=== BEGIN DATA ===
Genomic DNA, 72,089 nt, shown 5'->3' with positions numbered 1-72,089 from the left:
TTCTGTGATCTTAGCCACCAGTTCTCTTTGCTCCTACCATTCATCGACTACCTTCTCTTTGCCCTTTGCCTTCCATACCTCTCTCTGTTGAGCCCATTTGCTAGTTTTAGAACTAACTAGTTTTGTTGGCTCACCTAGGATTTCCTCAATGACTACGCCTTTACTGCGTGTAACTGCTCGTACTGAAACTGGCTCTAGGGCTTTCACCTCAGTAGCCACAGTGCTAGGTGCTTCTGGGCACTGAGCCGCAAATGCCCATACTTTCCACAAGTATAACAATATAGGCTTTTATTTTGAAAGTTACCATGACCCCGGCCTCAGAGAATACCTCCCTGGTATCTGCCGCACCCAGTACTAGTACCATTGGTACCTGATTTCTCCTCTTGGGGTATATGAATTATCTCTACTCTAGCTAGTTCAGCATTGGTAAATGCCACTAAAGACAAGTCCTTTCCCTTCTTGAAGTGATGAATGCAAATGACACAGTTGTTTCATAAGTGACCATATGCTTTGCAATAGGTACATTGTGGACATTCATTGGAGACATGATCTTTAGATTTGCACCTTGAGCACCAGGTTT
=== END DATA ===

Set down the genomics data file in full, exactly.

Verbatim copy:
Genomic DNA, 72,089 nt, shown 5'->3' with positions numbered 1-72,089 from the left:
TTCTGTGATCTTAGCCACCAGTTCTCTTTGCTCCTACCATTCATCGACTACCTTCTCTTTGCCCTTTGCCTTCCATACCTCTCTCTGTTGAGCCCATTTGCTAGTTTTAGAACTAACTAGTTTTGTTGGCTCACCTAGGATTTCCTCAATGACTACGCCTTTACTGCGTGTAACTGCTCGTACTGAAACTGGCTCTAGGGCTTTCACCTCAGTAGCCACAGTGCTAGGTGCTTCTGGGCACTGAGCCGCAAATGCCCATACTTTCCACAAGTATAACAATATAGGCTTTTATTTTGAAAGTTACCATGACCCCGGCCTCAGAGAATACCTCCCTGGTATCTGCCGCACCCAGTACTAGTACCATTGGTACCTGATTTCTCCTCTTGGGGTATATGAATTATCTCTACTCTAGCTAGTTCAGCATTGGTAAATGCCACTAAAGACAAGTCCTTTCCCTTCTTGAAGTGATGAATGCAAATGACACAGTTGTTTCATAAGTGACCATATGCTTTGCAATAGGTACATTGTGGACATTCATTGGAGACATGATCTTTAGATTTGCACCTTGAGCACCAGGTTT